And thanks to the events of this week, all of that is truly in the past...

Ranieri's Rationed Roma Return

That's a pretty killer Tweet right there, I only wish the GIF ran longer than a second, but the disappearing McFly family is an extremely apt metaphor for Roma right now. Not only have they time traveled to find their new manager, but thanks to a temporal anomaly (and a healthy does of accumulated yellows) they may be down...wait, I need to count on my fingers for this one...NINE PLAYERS....NINE!

Federico Fazio, Aleksandar Kolarov and Edin Dzeko are all suspended due to bad behavior, while the likes of Nicolo Zaniolo, Kostas Manolas and Lorenzo Pellegrini are each doubtful thanks to the insightful work of Roma's erstwhile medical staff.

Hardly an ideal situation for Claudio Ranieri to enter, but he has no allegiances to any of those players, save perhaps for Daniele De Rossi, so even if all nine of those guys were available, we can't be certain who the Tinkerman would start or sit.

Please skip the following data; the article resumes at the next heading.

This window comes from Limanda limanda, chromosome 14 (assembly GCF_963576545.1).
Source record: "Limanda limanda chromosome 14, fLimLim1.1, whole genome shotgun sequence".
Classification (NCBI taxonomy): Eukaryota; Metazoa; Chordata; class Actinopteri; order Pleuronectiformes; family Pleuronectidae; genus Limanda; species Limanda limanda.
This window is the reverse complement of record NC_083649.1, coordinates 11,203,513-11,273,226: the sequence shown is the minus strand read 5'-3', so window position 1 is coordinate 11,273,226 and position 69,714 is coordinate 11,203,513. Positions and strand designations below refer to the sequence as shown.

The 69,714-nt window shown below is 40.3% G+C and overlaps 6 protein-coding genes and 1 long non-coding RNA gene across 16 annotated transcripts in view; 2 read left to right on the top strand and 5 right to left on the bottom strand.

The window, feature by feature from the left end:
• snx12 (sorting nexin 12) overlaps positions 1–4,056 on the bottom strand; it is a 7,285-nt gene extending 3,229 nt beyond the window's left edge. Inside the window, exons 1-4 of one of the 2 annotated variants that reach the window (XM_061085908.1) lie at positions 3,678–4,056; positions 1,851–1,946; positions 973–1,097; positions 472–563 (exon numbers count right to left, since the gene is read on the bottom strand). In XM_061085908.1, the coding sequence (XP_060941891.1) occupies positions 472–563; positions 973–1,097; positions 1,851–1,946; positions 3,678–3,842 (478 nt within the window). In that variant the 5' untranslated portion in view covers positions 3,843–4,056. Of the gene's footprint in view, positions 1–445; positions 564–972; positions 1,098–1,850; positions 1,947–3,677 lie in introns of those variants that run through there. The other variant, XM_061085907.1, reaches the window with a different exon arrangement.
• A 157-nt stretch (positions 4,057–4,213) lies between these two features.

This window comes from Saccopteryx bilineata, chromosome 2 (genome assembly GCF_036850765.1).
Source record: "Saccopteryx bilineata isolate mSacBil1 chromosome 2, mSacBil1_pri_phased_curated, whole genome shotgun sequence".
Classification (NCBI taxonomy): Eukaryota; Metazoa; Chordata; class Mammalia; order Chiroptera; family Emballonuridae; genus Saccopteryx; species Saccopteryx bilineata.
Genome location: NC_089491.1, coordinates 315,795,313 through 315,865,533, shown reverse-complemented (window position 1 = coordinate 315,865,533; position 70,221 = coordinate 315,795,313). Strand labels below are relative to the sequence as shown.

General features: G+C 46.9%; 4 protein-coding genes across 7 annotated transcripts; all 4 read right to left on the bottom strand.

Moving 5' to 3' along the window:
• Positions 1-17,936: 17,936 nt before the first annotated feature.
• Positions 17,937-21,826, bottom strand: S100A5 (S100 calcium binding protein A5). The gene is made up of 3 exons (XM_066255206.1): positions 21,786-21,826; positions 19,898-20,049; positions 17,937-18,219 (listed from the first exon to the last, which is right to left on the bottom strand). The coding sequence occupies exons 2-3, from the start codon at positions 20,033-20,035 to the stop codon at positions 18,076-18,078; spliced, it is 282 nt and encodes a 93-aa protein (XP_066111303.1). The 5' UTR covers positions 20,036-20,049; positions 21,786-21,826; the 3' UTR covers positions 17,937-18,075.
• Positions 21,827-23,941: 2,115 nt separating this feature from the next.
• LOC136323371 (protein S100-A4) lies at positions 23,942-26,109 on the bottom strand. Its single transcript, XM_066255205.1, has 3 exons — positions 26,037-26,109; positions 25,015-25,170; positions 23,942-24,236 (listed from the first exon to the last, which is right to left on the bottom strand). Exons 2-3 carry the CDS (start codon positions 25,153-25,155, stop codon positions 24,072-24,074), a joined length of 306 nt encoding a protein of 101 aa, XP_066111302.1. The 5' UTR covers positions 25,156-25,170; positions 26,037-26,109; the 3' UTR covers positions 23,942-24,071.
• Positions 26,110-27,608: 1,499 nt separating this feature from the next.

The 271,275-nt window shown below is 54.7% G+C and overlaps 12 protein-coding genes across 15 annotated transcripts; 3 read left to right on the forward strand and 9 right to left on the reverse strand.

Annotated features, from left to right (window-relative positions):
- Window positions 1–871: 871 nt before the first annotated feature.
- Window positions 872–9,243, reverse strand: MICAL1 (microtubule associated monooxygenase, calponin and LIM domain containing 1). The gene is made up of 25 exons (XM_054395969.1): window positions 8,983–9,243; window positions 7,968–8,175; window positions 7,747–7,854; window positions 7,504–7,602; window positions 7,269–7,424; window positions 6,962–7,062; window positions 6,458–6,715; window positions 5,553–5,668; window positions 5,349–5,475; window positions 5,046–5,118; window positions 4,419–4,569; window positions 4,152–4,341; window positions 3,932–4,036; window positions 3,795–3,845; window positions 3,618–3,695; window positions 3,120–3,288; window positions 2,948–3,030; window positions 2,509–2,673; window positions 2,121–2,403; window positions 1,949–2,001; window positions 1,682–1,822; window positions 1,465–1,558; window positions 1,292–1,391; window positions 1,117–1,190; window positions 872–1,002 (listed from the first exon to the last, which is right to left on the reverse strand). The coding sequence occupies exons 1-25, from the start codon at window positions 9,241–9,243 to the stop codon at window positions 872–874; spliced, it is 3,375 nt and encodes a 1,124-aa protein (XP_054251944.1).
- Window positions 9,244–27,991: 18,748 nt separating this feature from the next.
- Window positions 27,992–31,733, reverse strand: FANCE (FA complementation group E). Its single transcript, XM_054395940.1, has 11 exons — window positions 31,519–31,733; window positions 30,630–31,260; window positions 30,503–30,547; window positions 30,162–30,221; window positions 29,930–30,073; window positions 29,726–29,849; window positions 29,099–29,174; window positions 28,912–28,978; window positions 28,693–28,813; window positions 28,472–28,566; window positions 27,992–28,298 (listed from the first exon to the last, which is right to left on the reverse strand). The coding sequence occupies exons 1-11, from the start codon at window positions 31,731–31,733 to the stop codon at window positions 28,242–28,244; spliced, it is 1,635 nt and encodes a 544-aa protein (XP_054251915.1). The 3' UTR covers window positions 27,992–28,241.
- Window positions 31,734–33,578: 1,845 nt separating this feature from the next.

However, one look around the internet reveals a variety of Christmas tree formations, which I suppose we could call Ranieri's default skin. Without Dzeko, it's almost inevitable that Patrik Schick gets the start up top and will likely be supported by Stephan El Shaarawy, Alessandro Florenzi and presumably Zaniolo if he's fit. Without The Kid, one would imagine Ranieri's only option would be Justin Kluivert, though we can't discount a random Ante Coric appearance—that’s his name, right?

The most exciting bit about a managerial change is figuring out which players stand to benefit from the change in philosophy. While EDF was far, far more flexible than I imagined when he was first hired, he virtually ignored Kluivert and Coric, and really had no other choice but to keep Florenzi as a fullback. However, if Ranieri's past is any indication, we can expect Ale to play further up the pitch, while Kluivert and Coric may get a look for no other reason than a lack of options.